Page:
On Board for a summer of sea stewardship

On Board for a summer of sea stewardship

Schooner Camp excites kids to care for the environment through songs, games and adventures.



“Imagine a clean river as it flows through a healthy watershed. In this river lives Fred the Fish. Fred has lived here his whole life, but today he is starting a long journey downstream to the ocean. HOW IS FRED?”

The Schooner Camp counselor introduces the kids to Fred, a sponge cut into the shape of a fish. Then, one by one, the children enact Fred’s journey by reading a card they were given and following its instructions.

Fred’s travels include:

  • Fred swims into farm country. He passes a freshly plowed riverbank. It begins to rain and some soil erodes into the river. (DUMP SOIL INTO FRED’S WATER) HOW IS FRED?
  • Fred swims under a bridge. The winter trucks put salt on the road. The rain washes the salt into the river. (ADD SALT TO FRED’S WATER). HOW IS FRED?
  • Fred swims past the city park. Some picnickers didn't throw their trash into the garbage can. The wind is blowing it into the river. (ADD LITTER TO FRED’S WATER) HOW IS FRED?

This thought-provoking activity is part of the Schooner Summer Camp curriculum, designed to encourage kids to explore and steward the natural world. And it’s one of the few activities that takes place indoors. Camp participants, ages 4 – 14, spend most of their day donned in bathing suits, sunscreen and water shoes, discovering their local coastal ecosystem in ways they may never have before. 

“In many cases in New Haven we forget we live on the water, and so many New Haven residents have never set foot in Long Island Sound. Schooner summer camp opens the door to explore the wealth of environmental opportunities that exists here,” says Justin Elicker, executive director of the New Haven Land Trust that facilitates the Schooner program.

These opportunities include daily explorations of the coastline, delving into marine science and, for those ages 9 and above, sailing in the harbor. By engaging campers, hands and feet first, in New Haven’s sea and shore, Schooner hopes to excite young citizens to preserve and protect watershed land.

“I love everything about being at camp, just everything,” enthused one camp participant. “I love learning and doing activities, being by the water.”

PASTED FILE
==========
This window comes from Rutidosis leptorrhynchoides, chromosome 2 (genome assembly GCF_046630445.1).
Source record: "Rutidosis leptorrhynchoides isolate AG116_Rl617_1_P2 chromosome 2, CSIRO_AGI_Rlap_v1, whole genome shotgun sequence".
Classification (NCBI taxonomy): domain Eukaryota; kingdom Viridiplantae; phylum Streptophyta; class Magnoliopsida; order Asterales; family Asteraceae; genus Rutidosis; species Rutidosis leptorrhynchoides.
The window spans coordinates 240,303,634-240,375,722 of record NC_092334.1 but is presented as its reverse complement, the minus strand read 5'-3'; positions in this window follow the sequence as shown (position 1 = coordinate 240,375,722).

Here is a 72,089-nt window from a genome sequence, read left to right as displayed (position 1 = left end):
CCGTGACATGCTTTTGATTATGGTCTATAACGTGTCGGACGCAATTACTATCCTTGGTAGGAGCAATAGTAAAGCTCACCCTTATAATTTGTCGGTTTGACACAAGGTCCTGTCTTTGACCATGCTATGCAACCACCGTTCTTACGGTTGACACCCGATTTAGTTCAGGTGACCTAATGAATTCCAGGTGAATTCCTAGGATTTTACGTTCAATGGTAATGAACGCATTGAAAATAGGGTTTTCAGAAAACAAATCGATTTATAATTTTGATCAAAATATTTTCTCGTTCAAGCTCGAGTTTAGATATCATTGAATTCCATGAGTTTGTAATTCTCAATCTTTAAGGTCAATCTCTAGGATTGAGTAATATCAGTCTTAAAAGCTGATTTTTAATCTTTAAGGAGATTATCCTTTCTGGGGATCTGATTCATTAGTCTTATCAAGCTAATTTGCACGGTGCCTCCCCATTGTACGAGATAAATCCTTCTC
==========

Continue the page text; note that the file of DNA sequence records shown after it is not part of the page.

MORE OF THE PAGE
Schooner has set a course to offer this excitement to as many New Haven youth as possible, by providing scholarship support to at least half of its campers, and by expanding its staff and resources to double the spaces available each week. To this end, Schooner is inviting younger and older campers on board: introducing a new Sea Sprites program for 4-5 year-olds and creating a Leaders In Training program for teens 13 and 14 years old.

For more than four decades, the Schooner program has introduced New Haven youth to the wonders of the shore and sea, but in 2014, financial difficulties nearly capsized the camp. The merger with New Haven Land Trust put new wind in Schooner’s sails and the program has made much headway, empowered by new leadership, partnerships, and grants including $9,500 from the Quinnipiac River Fund. 

The Schooner grants are a part of the Fund’s broader support of the Land Trust, which, over the course of 20 years, has totaled more than $100,000 to help the Trust establish and maintain preserves in New Haven, as well as provide public education and activities.  

"We can't underscore just how much the Quinnipiac River Fund has helped activate our programs and nature preserves along the Quinnipiac River and Watershed,” says Elicker. “Thanks to the Fund, we've hosted more than 50 educational events, expanded participation in our Schooner program to school groups and kids, installed educational signs and made our preserves much more beautiful and accessible to the public."

The camp takes place at the Sound School and the Long Wharf Nature Preserve, where each day delivers new science-based learning through adventure, crafts, songs, and games. Shore program participants spend most of their hours exploring the habitats of the preserve, while youth in the Sailing Program head out to the harbor, learning how to sail and skipper a small sailboat, as well as boat handling maneuvers, knots and boat safety.

One-week sessions run from June 25 – August 17. Children can participate in up to two sessions. Full and partial scholarships are available for income-eligible families.

For more information on program dates, prices and schedules, or to enroll in camp or apply for scholarships, please visit: For questions, please email or call 203-562-6655


Photos by Ian Christmann